On the way back to the car, we spot a father and son hammering in a fence around a public tree. Plants will be added later on in the day. People who pass by will admire it but not touch it. Even the normally obsessed with the correct procedure council men and women will leave it alone.  Cheerful spots of Guerrilla gardening is something you can spot often in this city.  I read an interesting story in The Independent the other day saying that gardening is as effective for treating depression as medicine (I think they could add baking to that).  Seems that Berliners don’t need a study to tell them that, I also like to be reminded that it doesn’t take much to have fun or spend a nice day outdoors even if you don’t have a garden or even a balcony.  

A list of Berlin food markets I or other bloggers have written about;
Ackerplatz Market, Prenzlauerberg side of Mitte
Karl August Platz Market, Charlottenburg
Marheineke Market Hall, Kreuzberg, Kreuzberg
Markt Halle Neun, Covered market in Kreuzberg
Kollwitzplatz market (Slow Travel Berlin link), Prenzlauerberg
Winterfeldtplatz Market, Schöneberg
Wittenbergplatz Market, across from the KaDeWe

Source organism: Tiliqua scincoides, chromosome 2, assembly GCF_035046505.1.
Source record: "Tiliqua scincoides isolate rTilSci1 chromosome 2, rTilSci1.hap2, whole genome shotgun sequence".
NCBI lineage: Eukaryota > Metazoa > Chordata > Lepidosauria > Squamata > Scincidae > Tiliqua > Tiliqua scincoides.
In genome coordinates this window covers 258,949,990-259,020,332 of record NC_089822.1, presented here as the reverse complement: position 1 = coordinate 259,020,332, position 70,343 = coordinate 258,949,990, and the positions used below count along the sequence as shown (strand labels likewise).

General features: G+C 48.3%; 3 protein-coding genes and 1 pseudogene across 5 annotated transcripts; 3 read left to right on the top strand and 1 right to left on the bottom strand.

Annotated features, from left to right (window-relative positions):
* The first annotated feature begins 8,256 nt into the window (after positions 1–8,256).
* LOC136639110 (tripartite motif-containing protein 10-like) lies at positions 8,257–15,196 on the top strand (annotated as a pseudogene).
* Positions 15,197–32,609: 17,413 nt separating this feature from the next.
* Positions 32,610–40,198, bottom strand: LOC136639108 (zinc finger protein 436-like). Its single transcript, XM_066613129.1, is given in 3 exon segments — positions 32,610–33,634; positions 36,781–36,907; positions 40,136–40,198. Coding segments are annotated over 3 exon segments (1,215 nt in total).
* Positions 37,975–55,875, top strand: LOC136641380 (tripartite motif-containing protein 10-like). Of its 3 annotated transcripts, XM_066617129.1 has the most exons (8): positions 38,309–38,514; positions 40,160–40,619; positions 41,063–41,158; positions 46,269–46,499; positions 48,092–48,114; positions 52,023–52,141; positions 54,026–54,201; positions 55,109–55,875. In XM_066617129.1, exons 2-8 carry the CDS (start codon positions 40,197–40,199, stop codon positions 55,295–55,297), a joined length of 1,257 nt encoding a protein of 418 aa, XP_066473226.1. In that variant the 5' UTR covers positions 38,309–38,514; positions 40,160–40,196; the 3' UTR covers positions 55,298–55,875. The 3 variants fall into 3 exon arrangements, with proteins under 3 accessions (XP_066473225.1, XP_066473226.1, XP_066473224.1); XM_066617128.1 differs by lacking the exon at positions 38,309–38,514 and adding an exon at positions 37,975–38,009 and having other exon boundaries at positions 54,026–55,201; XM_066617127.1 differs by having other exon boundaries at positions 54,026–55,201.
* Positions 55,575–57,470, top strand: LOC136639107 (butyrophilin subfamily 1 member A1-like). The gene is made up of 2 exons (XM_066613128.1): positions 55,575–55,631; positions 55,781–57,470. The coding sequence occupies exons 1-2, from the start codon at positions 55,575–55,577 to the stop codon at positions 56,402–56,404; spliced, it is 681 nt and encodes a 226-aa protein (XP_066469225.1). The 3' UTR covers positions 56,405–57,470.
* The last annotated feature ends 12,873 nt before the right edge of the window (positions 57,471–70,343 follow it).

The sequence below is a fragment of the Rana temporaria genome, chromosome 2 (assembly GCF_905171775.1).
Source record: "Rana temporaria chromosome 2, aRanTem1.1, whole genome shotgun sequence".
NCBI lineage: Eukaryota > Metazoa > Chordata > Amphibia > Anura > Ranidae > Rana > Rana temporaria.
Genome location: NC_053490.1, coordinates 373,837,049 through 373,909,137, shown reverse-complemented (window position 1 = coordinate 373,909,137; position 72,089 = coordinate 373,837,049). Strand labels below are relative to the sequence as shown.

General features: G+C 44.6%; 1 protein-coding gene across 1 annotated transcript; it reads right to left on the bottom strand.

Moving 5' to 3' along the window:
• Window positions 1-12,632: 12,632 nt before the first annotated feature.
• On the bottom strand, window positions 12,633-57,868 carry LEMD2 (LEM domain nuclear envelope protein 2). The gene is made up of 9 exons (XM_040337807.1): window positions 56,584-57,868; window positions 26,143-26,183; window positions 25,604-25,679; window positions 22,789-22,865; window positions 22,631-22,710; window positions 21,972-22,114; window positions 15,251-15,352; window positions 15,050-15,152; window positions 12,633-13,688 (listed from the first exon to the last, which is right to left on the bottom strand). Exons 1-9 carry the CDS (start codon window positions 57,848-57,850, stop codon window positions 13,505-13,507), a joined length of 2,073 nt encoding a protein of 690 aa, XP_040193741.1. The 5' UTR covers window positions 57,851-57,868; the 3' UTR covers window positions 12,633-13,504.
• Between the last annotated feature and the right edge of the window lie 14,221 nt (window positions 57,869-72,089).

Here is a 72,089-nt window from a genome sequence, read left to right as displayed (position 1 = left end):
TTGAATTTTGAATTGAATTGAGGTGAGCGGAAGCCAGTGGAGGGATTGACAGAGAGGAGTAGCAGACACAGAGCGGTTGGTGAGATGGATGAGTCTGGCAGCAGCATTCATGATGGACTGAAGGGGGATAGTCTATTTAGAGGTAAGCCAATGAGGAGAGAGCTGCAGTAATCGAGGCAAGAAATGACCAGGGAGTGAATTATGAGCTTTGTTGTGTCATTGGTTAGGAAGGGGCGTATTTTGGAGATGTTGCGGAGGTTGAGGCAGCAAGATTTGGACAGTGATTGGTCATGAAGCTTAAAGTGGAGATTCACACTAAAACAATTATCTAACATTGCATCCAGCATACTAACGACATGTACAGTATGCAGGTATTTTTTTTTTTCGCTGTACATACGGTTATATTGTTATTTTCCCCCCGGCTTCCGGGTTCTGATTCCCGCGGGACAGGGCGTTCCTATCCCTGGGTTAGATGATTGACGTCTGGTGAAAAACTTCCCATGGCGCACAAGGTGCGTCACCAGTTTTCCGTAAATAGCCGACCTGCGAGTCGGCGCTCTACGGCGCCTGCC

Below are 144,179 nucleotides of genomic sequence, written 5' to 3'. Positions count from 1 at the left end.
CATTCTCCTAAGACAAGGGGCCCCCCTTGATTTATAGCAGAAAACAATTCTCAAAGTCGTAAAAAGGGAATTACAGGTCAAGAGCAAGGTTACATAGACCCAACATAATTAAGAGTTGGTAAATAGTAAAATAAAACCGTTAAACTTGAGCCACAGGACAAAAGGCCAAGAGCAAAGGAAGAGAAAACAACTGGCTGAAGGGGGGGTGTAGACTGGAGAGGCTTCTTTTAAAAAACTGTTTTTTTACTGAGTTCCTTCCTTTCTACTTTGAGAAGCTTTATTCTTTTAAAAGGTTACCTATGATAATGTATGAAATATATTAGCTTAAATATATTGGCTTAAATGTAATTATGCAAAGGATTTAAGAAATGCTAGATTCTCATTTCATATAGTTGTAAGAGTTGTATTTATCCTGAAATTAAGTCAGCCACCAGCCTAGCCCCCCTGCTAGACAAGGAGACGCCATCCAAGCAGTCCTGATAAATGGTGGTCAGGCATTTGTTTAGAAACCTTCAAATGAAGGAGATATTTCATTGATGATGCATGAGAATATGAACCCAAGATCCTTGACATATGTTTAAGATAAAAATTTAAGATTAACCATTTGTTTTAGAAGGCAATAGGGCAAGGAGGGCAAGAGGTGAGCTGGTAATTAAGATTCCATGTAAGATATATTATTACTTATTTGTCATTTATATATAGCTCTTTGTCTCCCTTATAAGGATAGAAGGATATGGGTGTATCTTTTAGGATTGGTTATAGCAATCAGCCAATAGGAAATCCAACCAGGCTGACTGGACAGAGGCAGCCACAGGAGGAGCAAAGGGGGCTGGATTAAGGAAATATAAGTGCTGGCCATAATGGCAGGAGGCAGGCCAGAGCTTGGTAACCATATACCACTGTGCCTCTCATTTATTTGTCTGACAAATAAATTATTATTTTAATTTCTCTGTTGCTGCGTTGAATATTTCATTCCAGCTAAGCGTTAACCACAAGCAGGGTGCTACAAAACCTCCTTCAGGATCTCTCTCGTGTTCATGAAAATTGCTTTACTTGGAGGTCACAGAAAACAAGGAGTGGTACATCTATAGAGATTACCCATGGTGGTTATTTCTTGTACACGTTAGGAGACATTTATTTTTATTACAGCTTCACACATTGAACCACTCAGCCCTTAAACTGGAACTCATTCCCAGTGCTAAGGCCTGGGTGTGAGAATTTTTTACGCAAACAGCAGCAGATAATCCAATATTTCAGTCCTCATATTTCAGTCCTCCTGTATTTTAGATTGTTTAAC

14 Responses to Boxhagener Platz, Market, Friedrichshain

  1. meiadeleite says:

    I love this market too – but i thought it was called boxhagener platz?

  2. My favourite market, too. Besides the stalls I love the setting, which gets even more cheerful with the kids playing away and adults flocking on the gras enjoying the sun and good company.
    We also love listening to that Australian guy who is playing the guitar and singing amazingly well.

    Last spring I’d written an article on Boxhagener Platz market. see http://www.multikulinarisch.es/549-wochenmarkt-boxhagener-platz.html

  3. Mia says:

    Oh yay! I’m so glad you enjoy that market. It’s in my ‘hood, so I’m bound by proximity (although I’ve checked out some of the others). It’s developed a great deal in the last 5 years or so. I’m a huge fan of the current incarnation. And of Cupcake, of course. And I bought one of the Australian guy’s cds, which I can only recommend. He’s quite talented. Oh! And the quiche stand…I’ll stop now, but I really do love that market.

  4. Looking forward to exploring this marketing! It looks delicious and fun :)

    No Ordinary Homestead

  5. ebe says:

    I love this crazy market but your beautifu pictures of produce makes it almost seem serene. Lovely!

  6. Stacey says:

    Just fumbled onto your site.. love this post about Boxi.. and the picture of my stand! The father and son building the fence are also friends of mine!

    • Hello! Thanks for stopping by. Do you also sell your desserts at Markethalle 9? I’m sure I’ve seen your stand there.

      • Stacey says:

        Yes, I always have a stand at the Naschmarkt.. it happens 4 times a year.. next one is the 17th of June. Be sure to say Hi if you stop by!!

  7. Pingback: Bohemian, Funky, Artistic and Hipster: HouseTrip’s Guide to Berlin’s Central Areas | Trip+ - Travel inspiration and insider tips from HouseTrip.com